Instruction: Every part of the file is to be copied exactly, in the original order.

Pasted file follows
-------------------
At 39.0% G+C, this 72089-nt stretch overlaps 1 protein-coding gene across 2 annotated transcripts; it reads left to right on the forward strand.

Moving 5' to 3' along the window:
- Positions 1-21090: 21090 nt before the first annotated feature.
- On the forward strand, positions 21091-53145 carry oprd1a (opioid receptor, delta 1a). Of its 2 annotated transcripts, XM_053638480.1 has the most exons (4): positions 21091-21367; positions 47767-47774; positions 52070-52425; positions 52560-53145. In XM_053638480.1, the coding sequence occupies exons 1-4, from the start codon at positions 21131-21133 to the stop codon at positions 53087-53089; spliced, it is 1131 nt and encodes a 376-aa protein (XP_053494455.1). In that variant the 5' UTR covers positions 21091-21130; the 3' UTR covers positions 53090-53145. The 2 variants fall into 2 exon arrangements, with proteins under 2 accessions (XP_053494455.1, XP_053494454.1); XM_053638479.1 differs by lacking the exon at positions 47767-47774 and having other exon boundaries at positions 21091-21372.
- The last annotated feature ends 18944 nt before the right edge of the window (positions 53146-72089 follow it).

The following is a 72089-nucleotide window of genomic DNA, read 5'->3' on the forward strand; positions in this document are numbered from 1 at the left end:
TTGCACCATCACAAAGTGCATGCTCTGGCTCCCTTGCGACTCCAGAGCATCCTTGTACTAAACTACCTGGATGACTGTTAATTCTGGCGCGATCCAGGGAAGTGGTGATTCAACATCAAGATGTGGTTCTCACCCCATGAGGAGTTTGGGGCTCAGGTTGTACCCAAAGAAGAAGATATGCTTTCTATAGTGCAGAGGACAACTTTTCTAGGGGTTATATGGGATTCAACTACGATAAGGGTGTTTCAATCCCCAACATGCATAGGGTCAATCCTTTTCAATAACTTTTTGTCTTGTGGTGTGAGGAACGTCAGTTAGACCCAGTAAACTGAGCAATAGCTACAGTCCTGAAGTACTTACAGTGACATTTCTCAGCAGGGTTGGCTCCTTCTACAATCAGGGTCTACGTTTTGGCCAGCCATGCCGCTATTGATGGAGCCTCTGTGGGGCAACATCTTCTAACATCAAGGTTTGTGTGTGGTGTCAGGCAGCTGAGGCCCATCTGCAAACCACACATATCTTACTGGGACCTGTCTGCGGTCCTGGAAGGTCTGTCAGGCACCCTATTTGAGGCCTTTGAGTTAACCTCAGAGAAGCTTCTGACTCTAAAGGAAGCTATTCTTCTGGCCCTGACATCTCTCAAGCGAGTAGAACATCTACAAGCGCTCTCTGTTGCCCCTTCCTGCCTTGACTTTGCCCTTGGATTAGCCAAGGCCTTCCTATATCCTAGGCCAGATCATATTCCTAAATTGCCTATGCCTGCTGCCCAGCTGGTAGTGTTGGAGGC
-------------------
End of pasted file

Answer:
At 39.0% G+C, this 72089-nt stretch overlaps 1 protein-coding gene across 2 annotated transcripts; it reads left to right on the forward strand.

Moving 5' to 3' along the window:
- Positions 1-21090: 21090 nt before the first annotated feature.
- On the forward strand, positions 21091-53145 carry oprd1a (opioid receptor, delta 1a). Of its 2 annotated transcripts, XM_053638480.1 has the most exons (4): positions 21091-21367; positions 47767-47774; positions 52070-52425; positions 52560-53145. In XM_053638480.1, the coding sequence occupies exons 1-4, from the start codon at positions 21131-21133 to the stop codon at positions 53087-53089; spliced, it is 1131 nt and encodes a 376-aa protein (XP_053494455.1). In that variant the 5' UTR covers positions 21091-21130; the 3' UTR covers positions 53090-53145. The 2 variants fall into 2 exon arrangements, with proteins under 2 accessions (XP_053494455.1, XP_053494454.1); XM_053638479.1 differs by lacking the exon at positions 47767-47774 and having other exon boundaries at positions 21091-21372.
- The last annotated feature ends 18944 nt before the right edge of the window (positions 53146-72089 follow it).

The following is a 72089-nucleotide window of genomic DNA, read 5'->3' on the forward strand; positions in this document are numbered from 1 at the left end:
TTGCACCATCACAAAGTGCATGCTCTGGCTCCCTTGCGACTCCAGAGCATCCTTGTACTAAACTACCTGGATGACTGTTAATTCTGGCGCGATCCAGGGAAGTGGTGATTCAACATCAAGATGTGGTTCTCACCCCATGAGGAGTTTGGGGCTCAGGTTGTACCCAAAGAAGAAGATATGCTTTCTATAGTGCAGAGGACAACTTTTCTAGGGGTTATATGGGATTCAACTACGATAAGGGTGTTTCAATCCCCAACATGCATAGGGTCAATCCTTTTCAATAACTTTTTGTCTTGTGGTGTGAGGAACGTCAGTTAGACCCAGTAAACTGAGCAATAGCTACAGTCCTGAAGTACTTACAGTGACATTTCTCAGCAGGGTTGGCTCCTTCTACAATCAGGGTCTACGTTTTGGCCAGCCATGCCGCTATTGATGGAGCCTCTGTGGGGCAACATCTTCTAACATCAAGGTTTGTGTGTGGTGTCAGGCAGCTGAGGCCCATCTGCAAACCACACATATCTTACTGGGACCTGTCTGCGGTCCTGGAAGGTCTGTCAGGCACCCTATTTGAGGCCTTTGAGTTAACCTCAGAGAAGCTTCTGACTCTAAAGGAAGCTATTCTTCTGGCCCTGACATCTCTCAAGCGAGTAGAACATCTACAAGCGCTCTCTGTTGCCCCTTCCTGCCTTGACTTTGCCCTTGGATTAGCCAAGGCCTTCCTATATCCTAGGCCAGATCATATTCCTAAATTGCCTATGCCTGCTGCCCAGCTGGTAGTGTTGGAGGC